Virtual learning gives transgender teen space to come out

Since March 2020, the Trevor Project received more than 2,000 contacts from North Carolina youth. But a representative from the Trevor Project estimated that number to be less than 5% of the state's LGBTQ youth who could be in crisis and in need of help.

Video Transcript

AKILAH DAVIS: For 17-year-old Hazel Hart,

HAZEL HART: This is really the first year I've really started to understand my gender identity, how I want to be presented to other people.

AKILAH DAVIS: This school year has been transformative, and virtual learning helped.

HAZEL HART: I have to voice train. I have to think of what I want to wear. I have to think of how I want to do my hair up. It's nice to be able to just be home and figure that out before having to go out and do it in public.

AKILAH DAVIS: The transgender teenager is a senior at C.E. Jordan High School in Durham. The COVID-19 pandemic giving her the time and space she needed to be her authentic self, learning remotely from her bedroom with her camera off.

HAZEL HART: I'd rather just have my camera off and not be acknowledged, not have people look at me and create judgment about me.

AKILAH DAVIS: Hazel's story is unique in that she's used this pandemic as a transitional period. But many others can't.

AMIT PALEY: Now we have so many LGBTQ young people who are trapped in homes with parents or family members who are unsupportive and who are emotionally or in some cases even physically abusive because of their LGBTQ identity.

AKILAH DAVIS: Amit Paley is CEO and executive director of The Trevor Project, the largest suicide and prevention crisis organization for LGBTQ youth, telling me this pandemic has removed their sense of community.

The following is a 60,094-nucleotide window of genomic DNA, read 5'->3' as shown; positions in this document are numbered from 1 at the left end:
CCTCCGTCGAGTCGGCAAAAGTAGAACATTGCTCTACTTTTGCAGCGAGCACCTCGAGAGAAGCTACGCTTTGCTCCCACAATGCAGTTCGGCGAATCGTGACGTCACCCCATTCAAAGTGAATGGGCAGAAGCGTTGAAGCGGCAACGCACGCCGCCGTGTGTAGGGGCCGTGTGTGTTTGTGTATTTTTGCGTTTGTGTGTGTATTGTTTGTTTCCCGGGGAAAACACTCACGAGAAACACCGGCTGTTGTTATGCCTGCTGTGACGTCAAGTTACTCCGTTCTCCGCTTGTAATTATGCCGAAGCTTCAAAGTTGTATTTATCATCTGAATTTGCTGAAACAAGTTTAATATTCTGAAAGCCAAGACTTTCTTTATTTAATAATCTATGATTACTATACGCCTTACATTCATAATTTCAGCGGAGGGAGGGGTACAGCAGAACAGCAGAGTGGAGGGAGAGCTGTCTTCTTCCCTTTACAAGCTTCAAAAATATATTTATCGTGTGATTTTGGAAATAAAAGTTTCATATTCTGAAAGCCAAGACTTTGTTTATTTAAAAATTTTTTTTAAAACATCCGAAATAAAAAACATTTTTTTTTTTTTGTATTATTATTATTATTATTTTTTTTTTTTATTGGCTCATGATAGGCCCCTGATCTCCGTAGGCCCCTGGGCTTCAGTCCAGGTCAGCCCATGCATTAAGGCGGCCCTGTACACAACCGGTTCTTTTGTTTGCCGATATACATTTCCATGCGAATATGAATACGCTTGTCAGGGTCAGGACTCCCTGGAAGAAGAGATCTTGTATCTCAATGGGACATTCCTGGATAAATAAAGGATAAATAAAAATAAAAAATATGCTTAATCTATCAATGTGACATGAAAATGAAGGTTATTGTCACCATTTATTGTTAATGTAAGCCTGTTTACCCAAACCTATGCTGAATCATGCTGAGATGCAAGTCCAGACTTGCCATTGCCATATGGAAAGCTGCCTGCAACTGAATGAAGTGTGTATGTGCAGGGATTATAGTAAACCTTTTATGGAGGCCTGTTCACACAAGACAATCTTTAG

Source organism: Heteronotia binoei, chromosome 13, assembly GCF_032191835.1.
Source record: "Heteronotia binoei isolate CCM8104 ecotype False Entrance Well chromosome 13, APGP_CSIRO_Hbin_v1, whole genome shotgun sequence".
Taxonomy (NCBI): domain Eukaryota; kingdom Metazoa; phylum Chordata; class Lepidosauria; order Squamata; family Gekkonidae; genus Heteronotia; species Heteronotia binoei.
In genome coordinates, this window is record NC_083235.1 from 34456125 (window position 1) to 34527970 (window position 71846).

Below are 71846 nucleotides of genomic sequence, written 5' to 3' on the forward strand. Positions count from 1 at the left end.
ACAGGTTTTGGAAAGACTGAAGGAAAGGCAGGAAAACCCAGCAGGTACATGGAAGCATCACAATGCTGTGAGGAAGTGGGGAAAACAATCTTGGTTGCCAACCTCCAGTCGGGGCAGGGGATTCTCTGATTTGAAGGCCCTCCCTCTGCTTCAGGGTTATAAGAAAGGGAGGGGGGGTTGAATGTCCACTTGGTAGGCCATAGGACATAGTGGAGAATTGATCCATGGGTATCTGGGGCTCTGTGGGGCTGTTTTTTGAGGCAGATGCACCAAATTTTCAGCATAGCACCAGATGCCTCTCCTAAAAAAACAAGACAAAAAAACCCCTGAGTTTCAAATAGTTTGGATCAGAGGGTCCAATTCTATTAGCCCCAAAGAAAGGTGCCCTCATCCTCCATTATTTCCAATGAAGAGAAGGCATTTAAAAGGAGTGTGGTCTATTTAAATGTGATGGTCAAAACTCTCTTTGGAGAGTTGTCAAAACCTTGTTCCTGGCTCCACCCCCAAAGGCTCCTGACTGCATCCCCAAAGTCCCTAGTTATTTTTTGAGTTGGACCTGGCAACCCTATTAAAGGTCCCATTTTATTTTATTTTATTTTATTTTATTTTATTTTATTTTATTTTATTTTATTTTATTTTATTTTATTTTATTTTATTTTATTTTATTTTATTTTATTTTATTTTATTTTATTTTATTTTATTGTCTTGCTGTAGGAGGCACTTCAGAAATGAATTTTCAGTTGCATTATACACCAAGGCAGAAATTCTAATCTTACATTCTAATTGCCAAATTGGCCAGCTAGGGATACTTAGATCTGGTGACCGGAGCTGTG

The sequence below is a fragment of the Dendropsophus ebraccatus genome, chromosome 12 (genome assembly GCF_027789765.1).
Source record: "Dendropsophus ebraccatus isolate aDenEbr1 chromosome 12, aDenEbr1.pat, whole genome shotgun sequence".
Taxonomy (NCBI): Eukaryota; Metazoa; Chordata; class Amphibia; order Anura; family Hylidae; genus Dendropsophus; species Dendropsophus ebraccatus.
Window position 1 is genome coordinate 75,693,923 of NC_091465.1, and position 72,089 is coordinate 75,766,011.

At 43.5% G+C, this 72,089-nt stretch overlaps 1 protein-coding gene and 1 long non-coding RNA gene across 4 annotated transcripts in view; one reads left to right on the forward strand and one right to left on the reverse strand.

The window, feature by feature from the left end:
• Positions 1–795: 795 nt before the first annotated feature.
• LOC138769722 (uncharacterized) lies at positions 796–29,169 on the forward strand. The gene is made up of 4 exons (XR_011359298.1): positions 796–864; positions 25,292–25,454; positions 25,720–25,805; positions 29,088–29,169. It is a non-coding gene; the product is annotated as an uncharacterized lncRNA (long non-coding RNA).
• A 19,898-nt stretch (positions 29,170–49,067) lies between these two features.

AMIT PALEY: Being in a physical school environment where they have that one supportive teacher, or guidance counselor, or GSA, or friend, is the only source of support they have.

AKILAH DAVIS: The Trevor Project releasing data showing since the start of the COVID-19 pandemic, a need for crisis services and support has increased significantly, at times, double the pre-COVID volume. Officials say since March of last year, they have helped in more than 2,000 crises, including suicidal thoughts. In a poll released by the Trevor Project and Morning Consult, transgender, non-binary, and Black LGBTQ youth indicated feeling more lonely at the start of the pandemic. 40% of LGBTQ youth say the pandemic impacted their ability to express their identity. About a third of transgender and non-binary youth reporting feeling unsafe in their living situation. Fortunately, not the case for Hazel, who has support from family and a school social group called Spectrum she's found community with, offering words to others struggling.

HAZEL HART: Since we're not in school in person, it's a lot easier to find support groups online, not just in the school, but outside the school.

AKILAH DAVIS: I'm Akilah Davis. ABC 11 Eyewitness News.